The latest developments unfolded as the White House is reportedly considering the imposition of more sweeping sanctions against the government of Maduro, whom members of the Trump cabinet have branded as a dictator. The US government has imposed sanctions against Maduro personally, making him only the fifth sitting head of state to receive such treatment. The other four include Iraq’s Saddam Hussein and Libya’s Muammar Gaddafi—both assassinated—and Syria’s Bashar al-Assad and North Korea’s Kim Jong Un—both targeted for war and regime change.
While more sweeping economic sanctions had been proposed, the crisis and shake-up in the Trump White House have delayed the measures. White House chief of staff John Kelly, a recently retired Marine general and former head of the US Southern Command, which oversees US military operations in Latin America, reportedly wants to personally direct the escalation of US aggression against Venezuela.
The other issue is that the imposition of sanctions against Venezuelan oil, the main economic lever at hand for US imperialism, would be a two-edged sword. Last year, the US imported some $10 billion worth of Venezuela crude oil to feed American refineries. While a cutoff of these imports would likely force Venezuela’s state-owned oil company PDVSA into default and further sink the country’s already plummeting economy, it would also spell higher gasoline prices in the US itself.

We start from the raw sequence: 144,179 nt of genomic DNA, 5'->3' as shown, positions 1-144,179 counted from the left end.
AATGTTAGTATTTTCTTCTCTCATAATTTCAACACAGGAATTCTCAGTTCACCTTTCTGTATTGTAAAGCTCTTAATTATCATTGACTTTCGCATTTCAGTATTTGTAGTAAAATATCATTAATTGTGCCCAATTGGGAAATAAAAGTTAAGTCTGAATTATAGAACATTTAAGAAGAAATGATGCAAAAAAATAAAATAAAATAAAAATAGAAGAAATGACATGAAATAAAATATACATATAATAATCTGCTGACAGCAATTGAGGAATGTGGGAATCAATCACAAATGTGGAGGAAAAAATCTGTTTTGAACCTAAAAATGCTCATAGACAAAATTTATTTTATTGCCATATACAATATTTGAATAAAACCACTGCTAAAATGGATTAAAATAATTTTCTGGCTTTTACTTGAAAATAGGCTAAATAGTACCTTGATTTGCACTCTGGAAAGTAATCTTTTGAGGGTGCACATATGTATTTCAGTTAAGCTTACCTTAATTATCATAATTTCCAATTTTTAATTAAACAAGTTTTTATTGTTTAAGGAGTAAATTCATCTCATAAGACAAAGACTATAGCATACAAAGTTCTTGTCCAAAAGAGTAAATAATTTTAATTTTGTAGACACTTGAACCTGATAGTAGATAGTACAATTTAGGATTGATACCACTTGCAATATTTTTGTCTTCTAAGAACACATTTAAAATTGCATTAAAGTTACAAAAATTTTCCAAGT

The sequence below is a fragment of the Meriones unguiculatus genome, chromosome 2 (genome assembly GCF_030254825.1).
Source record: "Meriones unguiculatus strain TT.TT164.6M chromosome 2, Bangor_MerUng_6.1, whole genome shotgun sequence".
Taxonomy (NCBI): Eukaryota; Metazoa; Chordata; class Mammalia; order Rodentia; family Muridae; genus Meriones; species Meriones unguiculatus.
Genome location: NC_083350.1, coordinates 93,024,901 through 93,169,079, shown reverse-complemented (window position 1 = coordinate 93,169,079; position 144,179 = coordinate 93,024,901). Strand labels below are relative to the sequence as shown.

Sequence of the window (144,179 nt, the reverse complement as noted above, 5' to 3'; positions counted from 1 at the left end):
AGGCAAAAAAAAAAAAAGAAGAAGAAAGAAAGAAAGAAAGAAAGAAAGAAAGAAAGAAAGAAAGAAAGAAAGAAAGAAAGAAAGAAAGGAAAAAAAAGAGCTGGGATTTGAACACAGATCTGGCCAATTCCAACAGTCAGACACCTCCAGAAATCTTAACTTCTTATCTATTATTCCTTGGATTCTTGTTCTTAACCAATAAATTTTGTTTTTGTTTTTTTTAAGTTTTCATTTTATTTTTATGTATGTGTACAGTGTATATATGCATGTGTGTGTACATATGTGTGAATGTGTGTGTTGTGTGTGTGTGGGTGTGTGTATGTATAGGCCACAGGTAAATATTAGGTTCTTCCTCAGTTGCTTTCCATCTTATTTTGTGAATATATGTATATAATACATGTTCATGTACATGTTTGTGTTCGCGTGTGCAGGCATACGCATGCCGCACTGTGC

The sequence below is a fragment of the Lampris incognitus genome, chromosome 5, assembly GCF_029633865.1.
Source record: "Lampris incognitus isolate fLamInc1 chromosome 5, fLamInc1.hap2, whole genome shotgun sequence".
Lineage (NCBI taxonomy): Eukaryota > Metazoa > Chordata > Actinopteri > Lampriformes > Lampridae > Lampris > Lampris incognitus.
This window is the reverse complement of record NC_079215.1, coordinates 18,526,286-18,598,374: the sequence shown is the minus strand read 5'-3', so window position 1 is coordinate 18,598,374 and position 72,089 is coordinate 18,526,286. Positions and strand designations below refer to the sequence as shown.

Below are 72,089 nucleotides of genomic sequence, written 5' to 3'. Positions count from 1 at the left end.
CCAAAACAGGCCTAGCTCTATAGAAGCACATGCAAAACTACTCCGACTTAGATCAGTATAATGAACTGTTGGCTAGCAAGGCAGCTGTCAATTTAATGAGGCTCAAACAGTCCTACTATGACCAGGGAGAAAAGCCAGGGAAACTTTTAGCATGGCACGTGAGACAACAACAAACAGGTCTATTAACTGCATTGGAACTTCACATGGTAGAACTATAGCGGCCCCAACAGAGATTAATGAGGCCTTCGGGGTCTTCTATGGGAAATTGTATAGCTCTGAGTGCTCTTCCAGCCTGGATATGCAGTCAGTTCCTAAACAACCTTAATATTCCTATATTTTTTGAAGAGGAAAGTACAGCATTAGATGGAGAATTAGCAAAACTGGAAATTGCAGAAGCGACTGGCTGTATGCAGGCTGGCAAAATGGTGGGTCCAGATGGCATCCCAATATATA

The imposition of US economic sanctions would mean a further deterioration in the living standards of the Venezuelan working class. Lack of oil revenues would mean even less ability to import basic necessities like food and medicine. Seventy-five percent of Venezuelans reported losing an average of 19 pounds in 2016 due to widespread food scarcity, and the country’s infant and maternal mortality rates soared during the same year, by 30 and 65 percent respectively.
In the last year, the country’s currency, the bolivar, has lost 94 percent of its value on the exchange market, drastically reducing the real wages of Venezuelan workers, even as the so-called boliburguesia, the capitalist layer that, together with the military, forms the principal base of support for the Maduro government, has enriched itself off of currency speculation and manipulation.